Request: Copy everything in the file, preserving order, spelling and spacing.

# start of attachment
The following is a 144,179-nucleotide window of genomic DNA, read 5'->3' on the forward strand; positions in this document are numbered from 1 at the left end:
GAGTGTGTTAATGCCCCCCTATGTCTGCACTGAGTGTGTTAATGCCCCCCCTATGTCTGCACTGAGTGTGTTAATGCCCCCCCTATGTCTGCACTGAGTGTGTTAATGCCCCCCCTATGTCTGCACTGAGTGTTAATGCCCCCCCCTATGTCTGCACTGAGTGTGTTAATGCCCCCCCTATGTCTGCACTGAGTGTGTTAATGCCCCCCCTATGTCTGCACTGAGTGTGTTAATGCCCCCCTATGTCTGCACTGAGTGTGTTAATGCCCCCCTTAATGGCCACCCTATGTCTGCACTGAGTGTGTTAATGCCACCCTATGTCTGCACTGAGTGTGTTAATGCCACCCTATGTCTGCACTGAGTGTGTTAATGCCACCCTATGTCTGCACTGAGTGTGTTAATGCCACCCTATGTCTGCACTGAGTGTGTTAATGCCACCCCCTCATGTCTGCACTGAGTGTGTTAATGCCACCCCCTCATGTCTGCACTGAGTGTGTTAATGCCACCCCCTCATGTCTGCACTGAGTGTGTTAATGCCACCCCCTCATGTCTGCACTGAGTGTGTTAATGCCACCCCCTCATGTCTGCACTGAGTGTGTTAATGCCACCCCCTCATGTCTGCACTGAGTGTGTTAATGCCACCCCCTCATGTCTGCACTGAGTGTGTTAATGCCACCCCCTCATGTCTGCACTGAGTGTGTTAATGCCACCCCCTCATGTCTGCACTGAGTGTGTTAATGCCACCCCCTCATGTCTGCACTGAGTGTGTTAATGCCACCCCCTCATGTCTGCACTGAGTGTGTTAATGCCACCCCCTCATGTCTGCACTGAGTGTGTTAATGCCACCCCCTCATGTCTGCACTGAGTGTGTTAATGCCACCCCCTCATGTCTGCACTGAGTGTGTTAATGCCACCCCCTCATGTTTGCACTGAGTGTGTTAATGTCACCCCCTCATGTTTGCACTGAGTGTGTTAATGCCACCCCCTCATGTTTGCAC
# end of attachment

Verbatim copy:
The following is a 144,179-nucleotide window of genomic DNA, read 5'->3' on the forward strand; positions in this document are numbered from 1 at the left end:
GAGTGTGTTAATGCCCCCCTATGTCTGCACTGAGTGTGTTAATGCCCCCCCTATGTCTGCACTGAGTGTGTTAATGCCCCCCCTATGTCTGCACTGAGTGTGTTAATGCCCCCCCTATGTCTGCACTGAGTGTTAATGCCCCCCCCTATGTCTGCACTGAGTGTGTTAATGCCCCCCCTATGTCTGCACTGAGTGTGTTAATGCCCCCCCTATGTCTGCACTGAGTGTGTTAATGCCCCCCTATGTCTGCACTGAGTGTGTTAATGCCCCCCTTAATGGCCACCCTATGTCTGCACTGAGTGTGTTAATGCCACCCTATGTCTGCACTGAGTGTGTTAATGCCACCCTATGTCTGCACTGAGTGTGTTAATGCCACCCTATGTCTGCACTGAGTGTGTTAATGCCACCCTATGTCTGCACTGAGTGTGTTAATGCCACCCCCTCATGTCTGCACTGAGTGTGTTAATGCCACCCCCTCATGTCTGCACTGAGTGTGTTAATGCCACCCCCTCATGTCTGCACTGAGTGTGTTAATGCCACCCCCTCATGTCTGCACTGAGTGTGTTAATGCCACCCCCTCATGTCTGCACTGAGTGTGTTAATGCCACCCCCTCATGTCTGCACTGAGTGTGTTAATGCCACCCCCTCATGTCTGCACTGAGTGTGTTAATGCCACCCCCTCATGTCTGCACTGAGTGTGTTAATGCCACCCCCTCATGTCTGCACTGAGTGTGTTAATGCCACCCCCTCATGTCTGCACTGAGTGTGTTAATGCCACCCCCTCATGTCTGCACTGAGTGTGTTAATGCCACCCCCTCATGTCTGCACTGAGTGTGTTAATGCCACCCCCTCATGTCTGCACTGAGTGTGTTAATGCCACCCCCTCATGTCTGCACTGAGTGTGTTAATGCCACCCCCTCATGTTTGCACTGAGTGTGTTAATGTCACCCCCTCATGTTTGCACTGAGTGTGTTAATGCCACCCCCTCATGTTTGCAC